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Council Members Call For Inquiry of Mayor's Flood OT As List of City Managers Who Received Improper Checks Grows

The mayor speaks at council meeting
The mayor speaks at council meeting


PATERSON, NJ – City Council members said Tuesday they are planning to conduct an investigation of the flood response overtime checks that were improperly issued to the mayor and six high-ranking municipal officials.

It also came to light during Tuesday’s City Council meeting that the size of the improper overtime payments and the number of officials who received them are both larger than originally known. Initial reports had focused on $21,000 in payments to four officials, including the mayor.

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But Councilman Kenneth Morris said Tuesday night that $50,861 worth of overtime checks had been issued to the mayor and six of his cabinet members. The newly disclosed recipients were Public Works Director Christopher Coke, Community Development Director Lanisha Makle, and Health and Human Services Director Donna Nelson-Ivy. Also receiving checks were Chief of Staff Charles Pettiford, Business Administrator Charles Thomas, and recently-resigned Technology Director Kenneth Sumter.

The overtime checks, which officials said are being returned, were a frequent target of criticism during the public comment portion of the meeting.

“Shame on you,’’ said Carri Lazarus. “It’s embarrassing to live in Paterson today.’’

“The mayor is taking care of himself and his friends,’’ Lazarus added, calling the mayor’s explanation of the overtime checks an insult. “But he’s thumbing his nose at us, the people of Paterson.’’

John Harris, representing the Paterson branch of the NAACP, called for a “thorough review’’ of the overtime checks and said his group would want answers to “the tough questions of how and why this happened.’’

Early in the meeting, Jones provided a presentation on the city’s flood response and repeated his assertions that he didn’t “create” the overtime check and didn’t know they were being issued.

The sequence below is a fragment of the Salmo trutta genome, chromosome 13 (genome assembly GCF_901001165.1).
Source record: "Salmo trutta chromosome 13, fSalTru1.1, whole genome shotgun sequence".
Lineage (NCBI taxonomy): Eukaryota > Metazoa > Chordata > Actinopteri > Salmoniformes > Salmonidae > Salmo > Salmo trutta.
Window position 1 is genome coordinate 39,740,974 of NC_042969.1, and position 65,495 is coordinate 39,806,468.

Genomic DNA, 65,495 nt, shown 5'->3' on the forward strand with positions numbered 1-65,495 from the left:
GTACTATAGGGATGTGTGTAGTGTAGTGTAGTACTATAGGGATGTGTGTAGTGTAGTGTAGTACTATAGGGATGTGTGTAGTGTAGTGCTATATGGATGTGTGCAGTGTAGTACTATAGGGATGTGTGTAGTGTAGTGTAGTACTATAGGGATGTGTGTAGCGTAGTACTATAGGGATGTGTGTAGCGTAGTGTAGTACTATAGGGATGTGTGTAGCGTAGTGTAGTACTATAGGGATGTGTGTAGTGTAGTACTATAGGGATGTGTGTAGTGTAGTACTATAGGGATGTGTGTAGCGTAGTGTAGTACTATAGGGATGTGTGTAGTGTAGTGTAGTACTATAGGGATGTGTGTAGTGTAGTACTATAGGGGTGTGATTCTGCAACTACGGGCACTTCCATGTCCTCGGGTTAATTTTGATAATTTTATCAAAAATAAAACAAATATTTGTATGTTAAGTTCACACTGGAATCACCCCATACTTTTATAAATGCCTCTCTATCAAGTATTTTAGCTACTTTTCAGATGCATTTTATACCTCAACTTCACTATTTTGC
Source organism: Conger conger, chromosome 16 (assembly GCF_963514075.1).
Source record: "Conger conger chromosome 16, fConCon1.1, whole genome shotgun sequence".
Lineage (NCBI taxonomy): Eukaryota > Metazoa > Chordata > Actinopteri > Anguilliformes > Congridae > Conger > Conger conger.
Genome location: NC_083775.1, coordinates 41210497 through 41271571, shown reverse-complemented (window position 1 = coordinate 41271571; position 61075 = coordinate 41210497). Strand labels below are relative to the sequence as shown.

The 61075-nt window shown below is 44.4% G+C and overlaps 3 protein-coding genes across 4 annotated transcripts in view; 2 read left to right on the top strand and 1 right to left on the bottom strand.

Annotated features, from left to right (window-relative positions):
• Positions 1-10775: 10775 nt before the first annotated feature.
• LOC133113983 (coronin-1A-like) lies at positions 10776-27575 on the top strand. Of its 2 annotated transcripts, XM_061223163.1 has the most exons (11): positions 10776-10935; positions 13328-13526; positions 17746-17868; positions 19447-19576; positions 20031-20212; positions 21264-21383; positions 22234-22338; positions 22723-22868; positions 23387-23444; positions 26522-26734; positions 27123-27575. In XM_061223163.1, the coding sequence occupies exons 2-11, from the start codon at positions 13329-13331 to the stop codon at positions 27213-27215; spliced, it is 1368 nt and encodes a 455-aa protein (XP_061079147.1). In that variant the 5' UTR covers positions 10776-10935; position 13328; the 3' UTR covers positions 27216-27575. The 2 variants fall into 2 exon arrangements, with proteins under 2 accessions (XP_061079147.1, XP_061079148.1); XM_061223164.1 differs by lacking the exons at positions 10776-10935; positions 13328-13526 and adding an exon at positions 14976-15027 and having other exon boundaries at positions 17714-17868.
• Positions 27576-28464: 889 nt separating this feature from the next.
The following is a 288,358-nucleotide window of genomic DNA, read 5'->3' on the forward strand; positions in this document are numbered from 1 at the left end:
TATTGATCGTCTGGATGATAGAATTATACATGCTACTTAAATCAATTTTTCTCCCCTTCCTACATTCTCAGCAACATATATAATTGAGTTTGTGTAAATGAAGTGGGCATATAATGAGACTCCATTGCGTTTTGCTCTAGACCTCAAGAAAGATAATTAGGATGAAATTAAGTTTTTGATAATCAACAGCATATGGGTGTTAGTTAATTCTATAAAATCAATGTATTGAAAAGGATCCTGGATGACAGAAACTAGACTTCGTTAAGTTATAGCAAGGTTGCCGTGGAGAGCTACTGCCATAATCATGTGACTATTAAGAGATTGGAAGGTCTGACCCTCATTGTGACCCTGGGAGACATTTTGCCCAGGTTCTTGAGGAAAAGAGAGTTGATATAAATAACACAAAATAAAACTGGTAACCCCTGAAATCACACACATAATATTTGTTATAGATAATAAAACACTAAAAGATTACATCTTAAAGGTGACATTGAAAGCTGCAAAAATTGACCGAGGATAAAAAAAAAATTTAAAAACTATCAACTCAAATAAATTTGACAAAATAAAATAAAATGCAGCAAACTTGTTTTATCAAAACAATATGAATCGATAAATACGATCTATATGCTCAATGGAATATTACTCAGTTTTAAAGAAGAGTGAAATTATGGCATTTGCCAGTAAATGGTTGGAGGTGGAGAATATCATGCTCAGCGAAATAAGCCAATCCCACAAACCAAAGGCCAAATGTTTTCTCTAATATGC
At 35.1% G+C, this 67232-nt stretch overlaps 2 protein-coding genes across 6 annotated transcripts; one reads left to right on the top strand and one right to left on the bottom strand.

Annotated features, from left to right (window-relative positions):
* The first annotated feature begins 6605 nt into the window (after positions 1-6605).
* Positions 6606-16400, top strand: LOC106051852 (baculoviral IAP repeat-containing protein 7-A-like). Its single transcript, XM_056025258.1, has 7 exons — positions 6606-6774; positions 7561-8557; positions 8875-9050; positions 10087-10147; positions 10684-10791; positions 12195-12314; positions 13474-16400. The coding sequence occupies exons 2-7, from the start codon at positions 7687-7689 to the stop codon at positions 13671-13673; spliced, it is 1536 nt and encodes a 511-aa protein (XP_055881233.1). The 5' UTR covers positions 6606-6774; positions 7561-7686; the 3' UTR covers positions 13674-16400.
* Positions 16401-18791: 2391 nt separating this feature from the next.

“The check process, the payroll process, the timesheets – that was all a part of the Office of Emergency Management (OEM),’’ Jones said.

But Councilman Aslon Goow Sr. questioned the mayor’s explanation. “The OEM didn’t assume anything,’’ Goow said. “There is no doubt that this incident requires an investigation.’’

 “I want to know who signed the checks and authorized them,” said Councilman Rigo Rodriguez. “I want that to be investigated.’’

Rodriguez also questioned whether the mayor or department heads received overtime in previous flooding or during the blizzard that hit the city last winter.

Morris said the council should convene a “committee of the whole,’’ an investigative body of all council members which would have subpoena powers.

The New Jersey’s Division of Local Government Services has told the city the mayor and his managers should not have received overtime checks and that they should be returned. The state also is requiring the city to provide information on payments – including overtime, clothing allowances and expense reimbursements - issued during the previous fiscal year to all Paterson employees.

During the council meeting, some residents also criticized the city’s handling of lingering problems from the floods.

The Rev. Stafford Miller said the city has gone a poor job collecting trash and debris in the aftermath of the flooding, especially in his area of the 1st Ward.

“If this is the best we can do, we’re in trouble with leadership,’’ Miller said. “It’s unfair for children to have to walk to school with a handkerchief over their nose because of the smell of trash.’’


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